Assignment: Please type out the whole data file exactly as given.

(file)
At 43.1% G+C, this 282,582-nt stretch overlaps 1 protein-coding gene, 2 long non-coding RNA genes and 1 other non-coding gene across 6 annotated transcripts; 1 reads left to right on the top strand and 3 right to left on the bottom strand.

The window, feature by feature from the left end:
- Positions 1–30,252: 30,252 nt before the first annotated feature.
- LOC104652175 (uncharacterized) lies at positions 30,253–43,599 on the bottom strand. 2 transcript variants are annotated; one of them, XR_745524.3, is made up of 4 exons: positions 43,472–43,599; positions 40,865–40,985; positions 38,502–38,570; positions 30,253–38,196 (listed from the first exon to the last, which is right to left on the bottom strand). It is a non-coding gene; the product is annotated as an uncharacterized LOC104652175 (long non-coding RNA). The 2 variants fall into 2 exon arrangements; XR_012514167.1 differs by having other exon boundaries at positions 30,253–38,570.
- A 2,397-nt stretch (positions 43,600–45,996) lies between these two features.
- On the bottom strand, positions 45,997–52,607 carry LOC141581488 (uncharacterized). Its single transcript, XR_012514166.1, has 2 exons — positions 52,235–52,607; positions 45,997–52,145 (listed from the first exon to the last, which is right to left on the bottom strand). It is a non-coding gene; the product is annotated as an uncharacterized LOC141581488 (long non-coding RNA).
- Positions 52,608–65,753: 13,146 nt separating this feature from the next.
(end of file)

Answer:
At 43.1% G+C, this 282,582-nt stretch overlaps 1 protein-coding gene, 2 long non-coding RNA genes and 1 other non-coding gene across 6 annotated transcripts; 1 reads left to right on the top strand and 3 right to left on the bottom strand.

The window, feature by feature from the left end:
- Positions 1–30,252: 30,252 nt before the first annotated feature.
- LOC104652175 (uncharacterized) lies at positions 30,253–43,599 on the bottom strand. 2 transcript variants are annotated; one of them, XR_745524.3, is made up of 4 exons: positions 43,472–43,599; positions 40,865–40,985; positions 38,502–38,570; positions 30,253–38,196 (listed from the first exon to the last, which is right to left on the bottom strand). It is a non-coding gene; the product is annotated as an uncharacterized LOC104652175 (long non-coding RNA). The 2 variants fall into 2 exon arrangements; XR_012514167.1 differs by having other exon boundaries at positions 30,253–38,570.
- A 2,397-nt stretch (positions 43,600–45,996) lies between these two features.
- On the bottom strand, positions 45,997–52,607 carry LOC141581488 (uncharacterized). Its single transcript, XR_012514166.1, has 2 exons — positions 52,235–52,607; positions 45,997–52,145 (listed from the first exon to the last, which is right to left on the bottom strand). It is a non-coding gene; the product is annotated as an uncharacterized LOC141581488 (long non-coding RNA).
- Positions 52,608–65,753: 13,146 nt separating this feature from the next.